Ministerial Meanderings

God centered theology in a man centered world.

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Location: Springfield, Missouri, United States

I was born in Washington D.C. and raised in Laurel, Maryland. I served in the United States Air Force for 20 years then retired. Then God led me to become a pastor. I was converted to Christ in the summer of 1966. I enjoy the company of my wife, children and grandchildren. I live with my three cats Taz.

Monday, August 25, 2008

"Do Unto Others ..."

This is a reprise of a post I wrote a little bit over a year ago.

Scripture tells us "Therefore all things whatsoever ye would that men should do to you, do ye even so to them: for this is the law and the prophets." (Matt. 7:12). And most people interpret this passage straightforwardly enough. Whatever you want other people to do you, do that to them. Or, put another way, treat other people the same way you want them to treat you. If a person were to do just this much, they would be doing well.

But I was reading the puritan commentator Matthew Henry on this passage and he added a whole new level of meaning for me. In Henry's thoughts, to be able to do unto others, you first have to put yourself into that person's position and then treat them as you would want to be treated if you were them. Let me explain further. In deciding how to relate to a single mother of two children, first we would have to put ourselves in the place of a single mother of two children and then treat her the same way we would want to be treated if WE were a single mother of two children.

Once you let your mind wrap itself around this idea, the implications can be unsettling if not outright frightening. How would we relate to a prostitute? A skid row drug addict? A teenager struggling with an unwanted pregnancy? A ex-con? The list is endless. But the answer is this ... that we must first put ourselves in their position and then treat them as we would want to be treated if we were them. Then we Christians would come to learn how to "love our neighbor as ourselves..."

It is not enough to simply treat someone well. That is a surface response to Jesus' words. Surface responses are for baby Christians. But the mature believer must go beyond the simple meaning of the words to the intent of the words. To be able to do unto others as Jesus commanded we have to be able to empathize with them. We need to know who the others are before we can do unto them we want to have them do unto us.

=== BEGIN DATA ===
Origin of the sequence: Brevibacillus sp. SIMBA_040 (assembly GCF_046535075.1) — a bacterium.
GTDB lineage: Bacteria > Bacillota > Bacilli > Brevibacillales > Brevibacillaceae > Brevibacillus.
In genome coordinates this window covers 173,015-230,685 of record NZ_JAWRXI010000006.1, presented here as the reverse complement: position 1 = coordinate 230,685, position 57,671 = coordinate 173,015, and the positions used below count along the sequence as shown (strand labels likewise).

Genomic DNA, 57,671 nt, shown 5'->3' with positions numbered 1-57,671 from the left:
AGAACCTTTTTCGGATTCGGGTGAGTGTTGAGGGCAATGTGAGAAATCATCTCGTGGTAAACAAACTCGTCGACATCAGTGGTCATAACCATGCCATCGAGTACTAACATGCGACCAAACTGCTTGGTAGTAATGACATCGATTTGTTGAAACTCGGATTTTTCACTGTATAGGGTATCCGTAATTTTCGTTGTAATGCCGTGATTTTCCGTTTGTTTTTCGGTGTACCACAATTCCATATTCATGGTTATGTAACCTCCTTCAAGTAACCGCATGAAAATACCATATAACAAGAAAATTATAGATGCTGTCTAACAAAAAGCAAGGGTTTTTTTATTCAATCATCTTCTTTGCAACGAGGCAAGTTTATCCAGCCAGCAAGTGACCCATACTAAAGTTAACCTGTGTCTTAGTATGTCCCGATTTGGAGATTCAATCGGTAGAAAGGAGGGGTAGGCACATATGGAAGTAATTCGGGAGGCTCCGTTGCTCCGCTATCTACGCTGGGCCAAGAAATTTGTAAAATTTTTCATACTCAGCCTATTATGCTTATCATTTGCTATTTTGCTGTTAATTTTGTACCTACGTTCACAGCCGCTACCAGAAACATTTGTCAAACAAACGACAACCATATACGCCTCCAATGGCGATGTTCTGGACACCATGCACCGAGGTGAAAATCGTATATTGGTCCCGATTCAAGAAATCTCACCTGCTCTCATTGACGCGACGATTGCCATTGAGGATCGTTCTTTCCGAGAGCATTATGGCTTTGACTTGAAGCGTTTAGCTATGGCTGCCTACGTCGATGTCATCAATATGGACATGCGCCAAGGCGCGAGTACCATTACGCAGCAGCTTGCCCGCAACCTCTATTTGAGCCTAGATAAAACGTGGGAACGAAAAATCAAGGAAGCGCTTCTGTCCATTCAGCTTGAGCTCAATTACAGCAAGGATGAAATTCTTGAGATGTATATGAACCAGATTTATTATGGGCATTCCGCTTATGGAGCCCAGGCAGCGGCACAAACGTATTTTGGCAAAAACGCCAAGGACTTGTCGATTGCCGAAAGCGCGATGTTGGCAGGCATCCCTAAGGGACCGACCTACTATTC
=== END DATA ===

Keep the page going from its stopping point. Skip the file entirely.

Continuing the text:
Too often communication breaks down because people talk at each other and not to each other. To really communicate we need to be able to "walk a mile in the other person's shoes." When we can see a situation from their point of view, then we are ready to decide how we are going to relate to them.

In my mind, Matthew Henry hit the nail right on the head. He shows us what it really means to go out and obey Jesus' command to "do unto others whatsoever we would have them do unto [us]." In this area, it is time for Christians to quit behaving like children and begin to walk like mature believers.


Blogger Baptist Girl said...

Amen John. The world is watching us. One of favorite quotes is by Spurgeon (of couse *S*)

My brethren, let me say, be like Christ at all times. Imitate him in "public." Most of us live in some sort of public capacity—many of us are called to work before our fellow-men every day. We are watched; our words are caught; our lives are examined—taken to pieces. The eagle-eyed, argus-eyed world observes everything we do, and sharp critics are upon us. Let us live the life of Christ in public. Let us take care that we exhibit our Master, and not ourselves—so that we can say, "It is no longer I that live, but Christ that lives in me."

_ I am finding myself spend less and less time in paltalk....and if I am in a room..I am saying less and less


5:09 PM  
Blogger Paul W. Foltz DD said...

Amen, Brother John. If more would put into practice, what you have posted, WHAT A DIFFERENCE, it would make in our Sovereign Grace oriented Baptist Churches.
And how our love for others would grow....

8:36 PM  

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